There was a time when the term groupthink brought something like the image below to mind. Everyone went along to survive. Sadly, that image is as antiquated as the floppy disk operating system. Today, groupthink might be more appropriately associated with TikTok and Twitter.
You may think, here’s another nut case who believes people can’t think for themselves. If so, feel free to move on and check your favorite social media platform to see what you’ve missed in the last few minutes. Okay! That was a bit snarky, but your reaction to my comment would say a lot about where you stand in the new groupthink society.
Yes, I said groupthink society. The reality of that term came into focus while finishing up another post, Conspiratorially Speaking. The constant and draining coverage of the Johnny Depp-Amber Heard circus helped solidify my position.
To be clear, I have written about the troll effect that social media brings out in many users before. Many people feel it is okay to say almost anything through social media when they would not say it to someone’s face. At least one would hope they would be more civil when criticizing in person.
The sad thing is that even within their trollism, they live in a groupthink reality. I don’t follow many people on social media for many reasons. I do follow some folks who love to stir the pot at times. The comments some of their followers and friends make are amazing, in a “let me fit in” way.
When a friend complained about property taxes, people rose to support his position in droves. Most supported a state income tax or another form of taxation to fund local public services. Some even referred to other states with lower property taxes as examples of how to support those services properly.
Of course, they completely overlooked the number of people fleeing those states for places such as Texas and Florida. The handful of people who tried to point out flaws in their logic were ignored or chastised for their support of excessive property taxes.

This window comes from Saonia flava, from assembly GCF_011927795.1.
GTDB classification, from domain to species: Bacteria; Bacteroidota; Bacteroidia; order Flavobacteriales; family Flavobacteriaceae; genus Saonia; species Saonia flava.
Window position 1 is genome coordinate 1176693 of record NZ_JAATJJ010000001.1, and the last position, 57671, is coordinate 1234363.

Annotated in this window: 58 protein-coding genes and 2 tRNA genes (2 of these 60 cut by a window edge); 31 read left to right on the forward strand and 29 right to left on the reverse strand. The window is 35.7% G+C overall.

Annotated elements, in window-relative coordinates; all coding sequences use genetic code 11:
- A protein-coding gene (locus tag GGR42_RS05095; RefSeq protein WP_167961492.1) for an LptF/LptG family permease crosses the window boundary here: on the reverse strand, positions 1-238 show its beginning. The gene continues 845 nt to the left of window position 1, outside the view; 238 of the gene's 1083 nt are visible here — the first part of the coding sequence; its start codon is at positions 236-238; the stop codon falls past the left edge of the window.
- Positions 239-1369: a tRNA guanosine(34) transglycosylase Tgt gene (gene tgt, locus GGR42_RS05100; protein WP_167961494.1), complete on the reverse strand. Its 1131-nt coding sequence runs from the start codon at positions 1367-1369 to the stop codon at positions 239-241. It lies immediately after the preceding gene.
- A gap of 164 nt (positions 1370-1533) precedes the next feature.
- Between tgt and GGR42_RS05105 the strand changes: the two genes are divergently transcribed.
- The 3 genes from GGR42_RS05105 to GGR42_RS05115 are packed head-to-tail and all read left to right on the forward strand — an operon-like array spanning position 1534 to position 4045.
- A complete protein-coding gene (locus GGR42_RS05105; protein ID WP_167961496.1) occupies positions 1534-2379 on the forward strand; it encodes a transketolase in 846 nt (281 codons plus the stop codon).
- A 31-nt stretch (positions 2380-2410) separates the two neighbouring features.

Consider this if you are still reading and feel I am on the wrong track here. Who decides how federal income tax revenue is spent? Who decides how and where state income tax revenue is spent? In both cases, the answer is the central government.
Sure, elected officials are in control of the central governments, to a degree. Theoretically, they are also accountable to the citizens electing them. Often, the reality is most elected officials only pay attention to the electorate when they are running for office or need money for their campaigns or pet projects. The rest of the time, they closely follow the advice of bureaucrats and lobbyists.
At this moment, some who are still reading are nodding their heads knowingly. They are thinking about the money spent by big this and big that to influence politicians. Yet, these head nodders are often side by side with the rest of the lemmings headed for destruction because of false narratives, slanted news, and innuendo pushed on social media.